Feb 18 2011

Downy Blows A Huge Social Media Opportunity

Published by under marketing

This is cross-posted on the White Horse blog – go there for all types of digital marketing goodness.

Recently, Downy fabric softener and Macy’s bedding department sponsored an event where comedian Mike Birbiglia slept in a Macy’s store window display for a week. People all over the world could watch “Mike in the Window” on Downy’s Facebook page, and see videos of him trying to sleep.

If you’re asking “why?” right about now, you are not alone. Continue Reading »

One response so far

Feb 15 2011

How Social Media Marketers Lie

Published by under marketing,social media

There are a lot of things that get my goat – but people that claim that social media is solely responsible for getting social media results is probably the worst.

In fact, there’s an entire marketing campaign ecosystem that goes in to pushing consumers into social channels, and then, if it’s good, they will share it with their friends.

That’s the subject of my new webinar with Lisa Osborne, White Horse’s Director of Media Services. Lisa and I approach marketing campaigns with an integrated mindset from the start – and we don’t get bogged down in territoriality between what is paid and what is social.

We talk through the benefits of this approach, and how to structure your own marketing efforts this way in our new webinar – which you can join for free tomorrow!

Register for the big event, and I look forward to the conversation!

No responses yet

Feb 07 2011

Beckett-Style Ad Agency Pitch

Published by under marketing,Uncategorized

This really happened to a friend of mine, who wishes to remain anonymous.

It’s sad (or hilarious, actually), but true – this stuff happens every day. You have to love the creative process to keep going back for more punishment.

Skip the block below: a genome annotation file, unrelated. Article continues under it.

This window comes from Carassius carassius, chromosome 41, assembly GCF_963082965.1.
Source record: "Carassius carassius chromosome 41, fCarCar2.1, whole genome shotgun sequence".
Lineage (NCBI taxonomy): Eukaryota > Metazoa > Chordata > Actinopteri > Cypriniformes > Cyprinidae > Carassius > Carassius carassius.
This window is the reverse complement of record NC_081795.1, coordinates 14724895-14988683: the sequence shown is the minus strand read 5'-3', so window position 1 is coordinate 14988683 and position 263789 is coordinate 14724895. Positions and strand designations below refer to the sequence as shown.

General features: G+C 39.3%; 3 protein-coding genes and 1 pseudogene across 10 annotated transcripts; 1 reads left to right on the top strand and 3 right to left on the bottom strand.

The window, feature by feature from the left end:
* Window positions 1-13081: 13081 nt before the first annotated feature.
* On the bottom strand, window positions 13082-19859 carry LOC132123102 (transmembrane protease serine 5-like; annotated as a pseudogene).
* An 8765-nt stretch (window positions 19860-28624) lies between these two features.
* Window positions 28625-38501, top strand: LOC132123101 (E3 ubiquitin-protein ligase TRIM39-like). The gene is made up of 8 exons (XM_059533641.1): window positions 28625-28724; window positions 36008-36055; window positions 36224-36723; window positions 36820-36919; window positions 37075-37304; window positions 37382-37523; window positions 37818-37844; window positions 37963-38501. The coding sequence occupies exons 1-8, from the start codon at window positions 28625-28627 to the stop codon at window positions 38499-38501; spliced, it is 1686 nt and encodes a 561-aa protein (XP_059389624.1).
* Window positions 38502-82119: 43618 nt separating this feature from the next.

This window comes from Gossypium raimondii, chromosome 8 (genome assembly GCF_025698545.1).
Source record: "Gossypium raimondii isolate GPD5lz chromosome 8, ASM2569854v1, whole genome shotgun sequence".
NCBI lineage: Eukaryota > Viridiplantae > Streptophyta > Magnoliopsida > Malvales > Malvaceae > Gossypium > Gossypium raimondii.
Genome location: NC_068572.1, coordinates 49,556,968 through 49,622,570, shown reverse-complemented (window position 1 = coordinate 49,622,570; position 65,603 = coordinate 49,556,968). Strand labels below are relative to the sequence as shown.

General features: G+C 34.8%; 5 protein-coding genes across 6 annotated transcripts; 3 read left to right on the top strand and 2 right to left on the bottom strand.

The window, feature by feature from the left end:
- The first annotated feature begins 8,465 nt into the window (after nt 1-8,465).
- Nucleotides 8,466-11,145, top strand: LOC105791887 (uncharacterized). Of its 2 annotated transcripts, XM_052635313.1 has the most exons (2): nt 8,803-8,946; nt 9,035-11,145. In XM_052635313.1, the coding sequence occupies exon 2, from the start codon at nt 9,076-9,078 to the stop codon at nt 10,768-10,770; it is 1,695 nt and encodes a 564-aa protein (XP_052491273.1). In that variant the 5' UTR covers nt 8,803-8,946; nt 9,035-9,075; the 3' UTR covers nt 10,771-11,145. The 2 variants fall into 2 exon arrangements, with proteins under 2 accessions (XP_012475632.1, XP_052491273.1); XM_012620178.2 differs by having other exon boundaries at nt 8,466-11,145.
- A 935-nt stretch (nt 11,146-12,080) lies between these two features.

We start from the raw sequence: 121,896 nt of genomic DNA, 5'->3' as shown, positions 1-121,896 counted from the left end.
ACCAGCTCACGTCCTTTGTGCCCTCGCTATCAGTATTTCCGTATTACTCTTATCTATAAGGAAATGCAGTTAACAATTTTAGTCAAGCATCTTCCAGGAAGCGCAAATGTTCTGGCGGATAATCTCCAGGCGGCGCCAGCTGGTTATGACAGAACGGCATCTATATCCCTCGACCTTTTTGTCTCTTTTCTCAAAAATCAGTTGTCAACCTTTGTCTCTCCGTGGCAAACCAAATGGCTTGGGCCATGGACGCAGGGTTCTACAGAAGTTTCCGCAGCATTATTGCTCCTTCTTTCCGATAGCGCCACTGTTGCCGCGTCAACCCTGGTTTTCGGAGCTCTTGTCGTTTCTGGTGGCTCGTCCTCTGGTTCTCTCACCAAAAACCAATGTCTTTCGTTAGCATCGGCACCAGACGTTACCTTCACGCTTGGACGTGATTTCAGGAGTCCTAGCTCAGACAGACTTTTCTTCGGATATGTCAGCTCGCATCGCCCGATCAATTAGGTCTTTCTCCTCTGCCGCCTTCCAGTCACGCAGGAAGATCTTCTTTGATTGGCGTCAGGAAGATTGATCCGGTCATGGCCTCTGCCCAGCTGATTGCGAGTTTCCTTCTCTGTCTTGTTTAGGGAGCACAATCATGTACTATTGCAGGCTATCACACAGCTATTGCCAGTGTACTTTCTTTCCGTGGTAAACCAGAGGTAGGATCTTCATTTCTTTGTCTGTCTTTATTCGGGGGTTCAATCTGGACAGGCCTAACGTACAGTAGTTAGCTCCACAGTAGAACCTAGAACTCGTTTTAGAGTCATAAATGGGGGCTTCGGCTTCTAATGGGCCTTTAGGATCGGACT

One response so far

Feb 01 2011

It’s Not My Fault You Are New to Quora

Published by under Uncategorized

This is cross-posted from the Quora Review, a blog about Quora.

A lot of people – especially new users – think Quora is hard to use. And the sign up process is not as easy as it could be (as David Pogue recently pointed out). But Quora’s initial wonkiness actually helps it be a better site.

Because when something is great, you should have to work a little bit to get it. Continue Reading »

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Jan 28 2011

Groupon Locusts and the Coming Small Business Apocalypse

Published by under Uncategorized

Here’s my latest post on the White Horse Blog.

At the dawn of 2011, the hottest trend in social marketing is the “daily deal” Web site, of which Groupon is the poster child. I’m not restricting my ire to Groupon alone here, but since they are the best known, you can take every instance of “Groupon” in this post to mean “any daily-deal Web site.”

Groupon is terrible for small business. Continue Reading »

22 responses so far

Nov 30 2010

Welcome, Social Media Examiner and TechCrunch Visitors!

Published by under Uncategorized

If you’re visiting this blog for the first time, welcome!

I wrote a guest post on Social Media Examiner on curing social media management pains just before gorging my face with turkey and giving thanks for the internet (among other things).

And, then my post on social media content curators was referenced in Guillaume Decugis’s post on social media content curation on TechCrunch.

If you’re interested in connecting on social media strategy, I work for White Horse, and we do amazing work there. Tons of digital marketing resources in the White Horse resource center, too.

So, if you’re poking around here, you might enjoy:

-White Horse landscape review on social media management platforms

The challenge of increasing quality for marketers

-Why Quora is great for content marketing

-And, why marketing ninja Seth Godin is wrong about content curation

-Lots more digital marketing thinking on the White Horse blog

-And subscribe to the RSS feed for all the ongoing goodness.

See you around!

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Nov 07 2010

Trust in MSM Falling, in Blogs Climbing. Is Anyone Surprised?

Published by under reflections,social media

By now, the idea that blogs and mainstream media create a more complete media ecosystem is well established amongst bloggers.

But, it’s still frighteningly absent in the minds of most journalists.

Now don’t get me wrong – journalists will let bloggers make their own research easier by sorting through thousands of documents, digging into stories that don’t get play in the MSM, and pulling interesting blog threads into the big leagues when the story merits it.